Memo From City Manager To Mayor & Council: Forget Nov. '06 Tax Increase Ballot Measure, Aim For April '08
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(August 2, 2006) -- In a memo to the Mayor and Councilmembers (unreleased publicly but obtained by LBReport.com after Mayor Foster and Councilmember Laura Richardson made vague references to it during the Aug. 1 City Council meeting), City Manager Jerry Miller is recommending against placing a tax increase ballot measure on the November 2006 ballot...and instead recommends that the City Council "continue efforts to identify funding alternatives wherever possible to enhance police patrol, fire response and library services [and] [r]emain open to exploring the feasibility of a ballot initiative in April 2008 to support and expand priority quality of life services."
In the memo dated July 31, City Manager Miller writes in part, "Some in the community expressed support for a sales tax; some expressed support for a parcel [property] tax; however, many expressed resistance to any tax proposal at all. Based on the feedback gathered through community meetings, it is clear that a dedicated ballot initiative on the November 7, 2006 ballot would have difficulty obtaining the two-thirds of votes needed for approval."
The memo notes that an April 2008 ballot measure [when Council districts 2, 4, 6 and 8 are up for reelection] is the next opportunity for a general tax increase -- a measure not restricted to funding police, fire, libraries or anything else -- which would require only 51% voter approval.
LBReport.com posts the full memo's salient text below [ellipses indicate attachments, not included here]:
Date: July 31, 2006
To: Mayor Foster and Members of the City Council
From: Gerald R. Miller, City Manager
Subject: Update on Community Outreach for a Potential November 2006 Revenue
Generating Ballot Measure
During the past year, City staff has researched public support for a potential ballot
initiative to restore core City services impacted by the City's Financial Strategic Plan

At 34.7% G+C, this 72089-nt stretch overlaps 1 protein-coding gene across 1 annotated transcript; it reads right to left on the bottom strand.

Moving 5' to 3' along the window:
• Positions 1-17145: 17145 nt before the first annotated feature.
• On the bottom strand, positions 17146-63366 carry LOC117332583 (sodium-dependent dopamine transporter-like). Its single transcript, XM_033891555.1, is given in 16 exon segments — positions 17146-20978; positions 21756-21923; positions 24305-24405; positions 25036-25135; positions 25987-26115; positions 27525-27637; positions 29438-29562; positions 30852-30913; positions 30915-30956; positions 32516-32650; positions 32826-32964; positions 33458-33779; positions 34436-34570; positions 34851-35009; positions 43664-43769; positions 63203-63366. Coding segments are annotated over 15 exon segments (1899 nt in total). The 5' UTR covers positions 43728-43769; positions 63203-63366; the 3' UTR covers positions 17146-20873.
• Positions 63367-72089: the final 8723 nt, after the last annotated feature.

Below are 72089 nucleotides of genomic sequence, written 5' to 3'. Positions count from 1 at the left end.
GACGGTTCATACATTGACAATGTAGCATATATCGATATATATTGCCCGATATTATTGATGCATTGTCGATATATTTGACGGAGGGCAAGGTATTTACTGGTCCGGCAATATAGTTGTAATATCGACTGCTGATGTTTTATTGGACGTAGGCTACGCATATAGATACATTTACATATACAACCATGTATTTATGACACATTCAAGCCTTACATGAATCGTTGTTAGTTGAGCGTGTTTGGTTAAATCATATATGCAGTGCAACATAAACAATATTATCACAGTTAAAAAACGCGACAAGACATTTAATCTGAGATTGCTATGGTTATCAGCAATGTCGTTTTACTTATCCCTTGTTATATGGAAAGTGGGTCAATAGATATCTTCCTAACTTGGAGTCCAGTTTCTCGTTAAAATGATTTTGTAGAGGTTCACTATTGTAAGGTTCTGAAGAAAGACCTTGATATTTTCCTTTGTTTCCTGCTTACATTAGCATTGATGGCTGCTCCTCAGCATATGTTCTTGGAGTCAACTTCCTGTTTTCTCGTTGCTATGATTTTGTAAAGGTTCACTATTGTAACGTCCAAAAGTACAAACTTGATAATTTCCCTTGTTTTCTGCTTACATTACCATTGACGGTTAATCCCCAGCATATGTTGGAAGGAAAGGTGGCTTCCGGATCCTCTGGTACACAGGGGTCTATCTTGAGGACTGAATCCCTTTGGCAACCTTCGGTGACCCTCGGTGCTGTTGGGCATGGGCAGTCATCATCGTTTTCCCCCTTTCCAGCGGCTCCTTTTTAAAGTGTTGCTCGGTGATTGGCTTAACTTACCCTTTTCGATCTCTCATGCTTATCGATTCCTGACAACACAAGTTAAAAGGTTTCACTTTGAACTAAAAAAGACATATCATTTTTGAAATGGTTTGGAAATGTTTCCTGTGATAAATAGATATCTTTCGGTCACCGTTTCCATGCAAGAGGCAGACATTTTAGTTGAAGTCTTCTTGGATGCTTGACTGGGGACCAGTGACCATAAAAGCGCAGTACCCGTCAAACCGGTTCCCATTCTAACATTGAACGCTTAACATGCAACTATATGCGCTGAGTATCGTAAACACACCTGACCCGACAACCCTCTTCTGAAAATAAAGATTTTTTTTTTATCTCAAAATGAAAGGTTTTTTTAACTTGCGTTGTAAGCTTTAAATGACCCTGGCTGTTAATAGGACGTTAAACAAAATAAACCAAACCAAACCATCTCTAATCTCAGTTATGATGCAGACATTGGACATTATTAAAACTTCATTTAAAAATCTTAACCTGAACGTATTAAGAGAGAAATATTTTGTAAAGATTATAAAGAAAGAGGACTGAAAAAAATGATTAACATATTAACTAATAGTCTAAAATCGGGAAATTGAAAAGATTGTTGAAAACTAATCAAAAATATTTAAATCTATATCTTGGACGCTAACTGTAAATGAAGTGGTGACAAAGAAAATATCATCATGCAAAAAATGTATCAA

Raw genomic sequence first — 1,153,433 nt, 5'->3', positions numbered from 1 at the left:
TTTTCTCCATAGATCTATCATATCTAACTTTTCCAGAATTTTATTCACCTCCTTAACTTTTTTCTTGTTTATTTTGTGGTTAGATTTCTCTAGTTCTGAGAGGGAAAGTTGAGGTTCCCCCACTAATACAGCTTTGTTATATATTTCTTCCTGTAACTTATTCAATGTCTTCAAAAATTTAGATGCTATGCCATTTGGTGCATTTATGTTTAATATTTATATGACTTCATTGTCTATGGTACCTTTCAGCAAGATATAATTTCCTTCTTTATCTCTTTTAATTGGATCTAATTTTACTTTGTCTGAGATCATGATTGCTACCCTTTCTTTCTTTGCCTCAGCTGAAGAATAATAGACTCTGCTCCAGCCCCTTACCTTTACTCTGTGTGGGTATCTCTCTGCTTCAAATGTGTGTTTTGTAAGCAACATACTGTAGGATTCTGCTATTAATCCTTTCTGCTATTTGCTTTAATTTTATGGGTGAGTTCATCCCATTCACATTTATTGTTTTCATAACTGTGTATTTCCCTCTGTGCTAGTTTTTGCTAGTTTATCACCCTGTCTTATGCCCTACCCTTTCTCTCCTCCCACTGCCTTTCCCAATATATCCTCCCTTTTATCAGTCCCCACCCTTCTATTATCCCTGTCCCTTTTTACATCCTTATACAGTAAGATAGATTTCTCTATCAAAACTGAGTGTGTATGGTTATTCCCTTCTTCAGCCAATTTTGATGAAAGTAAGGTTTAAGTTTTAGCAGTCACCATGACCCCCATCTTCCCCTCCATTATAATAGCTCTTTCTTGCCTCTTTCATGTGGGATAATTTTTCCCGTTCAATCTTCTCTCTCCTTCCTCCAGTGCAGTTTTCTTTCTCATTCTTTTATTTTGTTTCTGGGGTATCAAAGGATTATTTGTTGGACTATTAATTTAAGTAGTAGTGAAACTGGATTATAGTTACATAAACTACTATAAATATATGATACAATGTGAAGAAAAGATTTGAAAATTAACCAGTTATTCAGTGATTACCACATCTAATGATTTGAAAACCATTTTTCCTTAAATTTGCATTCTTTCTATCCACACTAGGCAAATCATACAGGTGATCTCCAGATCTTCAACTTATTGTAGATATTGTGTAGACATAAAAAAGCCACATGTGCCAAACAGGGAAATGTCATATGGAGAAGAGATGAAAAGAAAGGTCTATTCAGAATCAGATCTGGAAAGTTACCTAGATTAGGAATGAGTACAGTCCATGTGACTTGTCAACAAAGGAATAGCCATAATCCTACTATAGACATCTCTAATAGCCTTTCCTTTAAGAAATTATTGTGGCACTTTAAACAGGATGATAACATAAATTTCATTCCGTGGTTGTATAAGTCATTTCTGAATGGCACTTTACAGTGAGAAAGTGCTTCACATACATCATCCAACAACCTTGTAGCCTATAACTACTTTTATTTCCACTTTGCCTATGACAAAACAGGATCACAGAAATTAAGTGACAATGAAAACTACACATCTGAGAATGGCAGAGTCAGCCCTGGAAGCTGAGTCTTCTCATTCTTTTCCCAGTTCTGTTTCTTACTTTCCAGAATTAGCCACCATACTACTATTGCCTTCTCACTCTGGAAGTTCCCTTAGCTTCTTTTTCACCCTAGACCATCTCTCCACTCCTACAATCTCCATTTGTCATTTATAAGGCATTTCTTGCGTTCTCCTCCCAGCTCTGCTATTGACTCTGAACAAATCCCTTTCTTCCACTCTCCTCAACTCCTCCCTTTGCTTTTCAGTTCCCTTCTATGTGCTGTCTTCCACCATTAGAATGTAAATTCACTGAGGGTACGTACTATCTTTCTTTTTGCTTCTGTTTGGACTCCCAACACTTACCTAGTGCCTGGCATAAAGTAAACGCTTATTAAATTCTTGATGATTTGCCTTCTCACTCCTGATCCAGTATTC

(Plan). This report provides background on the project, an update on recent
community feedback efforts, and recommendations for City Council consideration.
The City's Financial Strategic Plan, endorsed by the City Council in 2003, proposed
a number of solutions for both reducing expenditures and increasing revenues,
including consideration of possible tax measures, to balance the structural deficit in
the City's General Fund (once projected at $102 million). Over the past three years,
the structural deficit in the General Fund has been reduced by $92 million through
the optimization of key operations, the elimination of over 400 vacant positions,
service reductions, higher investment returns on City assets and fee increases for
selected services. Consequently, only $10 million in structural deficit remains and
will be eliminated in fiscal year 2007.
As part of the Budget Oversight Committee (BOC) discussions conducted during
April and May of 2005 to develop future Plan solutions, the Committee researched
opportunities for new revenues that would provide resources needed to maintain
core community services impacted by the implementation of the Plan. This research
included a survey of similar communities that had passed revenue-generating ballot
measures for public safety, infrastructure, library services and youth programs. On
June 21, 2005 the City Council approved a BOC recommendation directing the City
Manager to research public support for a ballot measure in the City of Long Beach...
To fulfill this direction, the Lew Edwards Group (LEG) and Fairbanks, Maslin,
Maullin, & Associates (FMMA) were selected through a competitive bidding process
to provide strategic advice and scientific public opinion polling. In the Fall 2005,